The WaPo columnist thinks lying on dating profiles should be a crime

lying on dating profiles

A 2011 study found 81% of people lie about their height, weight, or age on their online dating profiles. But should more serious lies be punishable by law?

One legal scholar thinks so.

In a Washington Post column, Irina D. Manta, a professor at Hofstra University’s Maurice A. Deane School of Law, says when online daters lie about their marital status, who they are or where they work just to get laid, these lies waste people’s money, their chance of having kids and can cause serious emotional harm.

“We punish low-level shoplifting or false claims in commercial advertising more harshly than we punish most forms of sexual deception,” Manta writes, “despite the suffering and harm to one’s dignity the latter brings.”

Related: That lawmaker who used his ex-girlfriend’s nude pics to catfish guys on Instagram just resigned

Manta suggests state lawmakers punish people who seriously misrepresent their marital status, fertility circumstances (like, the existence of kids or one’s ability to have kids) or their employment just to get sex from others.

She writes, “Statutes … would punish, with relatively modest sanctions, material lies that deceived someone into having sexual relations. Confining the cases to small-claims court … — [with fines] capped at $10,000 — would deter individual liars, and the cost would add up fast for serial fraudsters.”

In Manta’s system, fibs about one’s height, age or endowment wouldn’t be punishable.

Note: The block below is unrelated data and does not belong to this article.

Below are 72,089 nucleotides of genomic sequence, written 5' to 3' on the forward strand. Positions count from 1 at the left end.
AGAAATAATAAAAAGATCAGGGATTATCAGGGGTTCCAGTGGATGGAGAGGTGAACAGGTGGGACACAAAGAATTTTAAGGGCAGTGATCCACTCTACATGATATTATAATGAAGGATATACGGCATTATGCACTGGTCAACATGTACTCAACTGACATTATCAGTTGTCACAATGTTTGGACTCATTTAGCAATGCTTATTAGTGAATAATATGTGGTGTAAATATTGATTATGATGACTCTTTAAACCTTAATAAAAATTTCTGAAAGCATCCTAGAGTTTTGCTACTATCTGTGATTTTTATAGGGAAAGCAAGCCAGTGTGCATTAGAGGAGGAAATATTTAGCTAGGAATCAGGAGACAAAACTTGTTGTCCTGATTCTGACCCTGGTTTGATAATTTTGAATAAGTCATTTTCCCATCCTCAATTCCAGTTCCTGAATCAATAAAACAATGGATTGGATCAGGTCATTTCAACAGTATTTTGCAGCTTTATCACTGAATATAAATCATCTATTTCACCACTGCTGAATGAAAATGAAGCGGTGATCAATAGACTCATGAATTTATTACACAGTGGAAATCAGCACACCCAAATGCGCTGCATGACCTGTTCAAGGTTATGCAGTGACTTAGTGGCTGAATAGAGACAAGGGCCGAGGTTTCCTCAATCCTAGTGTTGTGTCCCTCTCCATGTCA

Before you worry about getting sued for misrepresenting your ongoing breakup from a dramatic ex, remember, Manta is only daydreaming here. Even she admits that the laws would have challenges.

She says lawmakers may feel hesitant about instating such laws because “it can be difficult to document deception or measure the harm it causes” and “non-marital sex is a risky business, and people who are duped supposedly deserve what they get” (a reason she rejects as unreasonable).

She also makes serious misstep by comparing her hypothetical anti-catfishing laws to laws that punish HIV-positive people for not telling others about their status. She admits convictions under these laws are rare, but she neglects the fact that these ’80s-era laws weren’t written to handle the modern day existence of drugs that can make HIV-positive people incapable of transmitting the virus.

Also, such laws disproportionately target men of color and, according to medical experts, don’t “produce positive health outcomes for individuals or populations.” So they’re not a great comparison for her proposed laws.

Regardless, Manta raises an interesting question: Should we be able to sue online daters when they seriously misrepresent themselves? Or are lost time, money and mental anguish just part of the game?